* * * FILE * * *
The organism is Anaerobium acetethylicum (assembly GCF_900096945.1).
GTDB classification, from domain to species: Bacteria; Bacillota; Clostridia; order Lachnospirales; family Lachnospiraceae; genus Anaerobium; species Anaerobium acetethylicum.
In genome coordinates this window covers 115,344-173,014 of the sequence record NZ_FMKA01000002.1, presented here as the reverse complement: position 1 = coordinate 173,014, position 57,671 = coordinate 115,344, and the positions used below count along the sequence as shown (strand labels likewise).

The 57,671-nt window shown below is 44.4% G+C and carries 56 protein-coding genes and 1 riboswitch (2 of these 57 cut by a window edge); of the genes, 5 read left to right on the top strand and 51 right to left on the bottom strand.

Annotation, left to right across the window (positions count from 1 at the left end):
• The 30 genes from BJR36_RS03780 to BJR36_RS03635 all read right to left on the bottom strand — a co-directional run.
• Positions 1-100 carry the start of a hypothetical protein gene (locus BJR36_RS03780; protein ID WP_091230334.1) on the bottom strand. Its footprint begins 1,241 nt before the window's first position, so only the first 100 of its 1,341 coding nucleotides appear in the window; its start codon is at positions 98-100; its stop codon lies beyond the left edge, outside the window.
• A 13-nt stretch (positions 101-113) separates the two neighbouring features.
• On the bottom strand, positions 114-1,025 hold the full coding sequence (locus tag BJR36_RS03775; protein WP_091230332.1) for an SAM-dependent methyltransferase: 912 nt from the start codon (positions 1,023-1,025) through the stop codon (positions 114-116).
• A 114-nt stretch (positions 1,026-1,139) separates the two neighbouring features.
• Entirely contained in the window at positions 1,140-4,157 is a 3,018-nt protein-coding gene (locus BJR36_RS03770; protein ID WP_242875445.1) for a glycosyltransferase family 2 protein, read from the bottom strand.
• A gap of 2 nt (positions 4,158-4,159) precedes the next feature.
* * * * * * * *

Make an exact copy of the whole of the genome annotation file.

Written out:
The organism is Anaerobium acetethylicum (assembly GCF_900096945.1).
GTDB classification, from domain to species: Bacteria; Bacillota; Clostridia; order Lachnospirales; family Lachnospiraceae; genus Anaerobium; species Anaerobium acetethylicum.
In genome coordinates this window covers 115,344-173,014 of the sequence record NZ_FMKA01000002.1, presented here as the reverse complement: position 1 = coordinate 173,014, position 57,671 = coordinate 115,344, and the positions used below count along the sequence as shown (strand labels likewise).

The 57,671-nt window shown below is 44.4% G+C and carries 56 protein-coding genes and 1 riboswitch (2 of these 57 cut by a window edge); of the genes, 5 read left to right on the top strand and 51 right to left on the bottom strand.

Annotation, left to right across the window (positions count from 1 at the left end):
• The 30 genes from BJR36_RS03780 to BJR36_RS03635 all read right to left on the bottom strand — a co-directional run.
• Positions 1-100 carry the start of a hypothetical protein gene (locus BJR36_RS03780; protein ID WP_091230334.1) on the bottom strand. Its footprint begins 1,241 nt before the window's first position, so only the first 100 of its 1,341 coding nucleotides appear in the window; its start codon is at positions 98-100; its stop codon lies beyond the left edge, outside the window.
• A 13-nt stretch (positions 101-113) separates the two neighbouring features.
• On the bottom strand, positions 114-1,025 hold the full coding sequence (locus tag BJR36_RS03775; protein WP_091230332.1) for an SAM-dependent methyltransferase: 912 nt from the start codon (positions 1,023-1,025) through the stop codon (positions 114-116).
• A 114-nt stretch (positions 1,026-1,139) separates the two neighbouring features.
• Entirely contained in the window at positions 1,140-4,157 is a 3,018-nt protein-coding gene (locus BJR36_RS03770; protein ID WP_242875445.1) for a glycosyltransferase family 2 protein, read from the bottom strand.
• A gap of 2 nt (positions 4,158-4,159) precedes the next feature.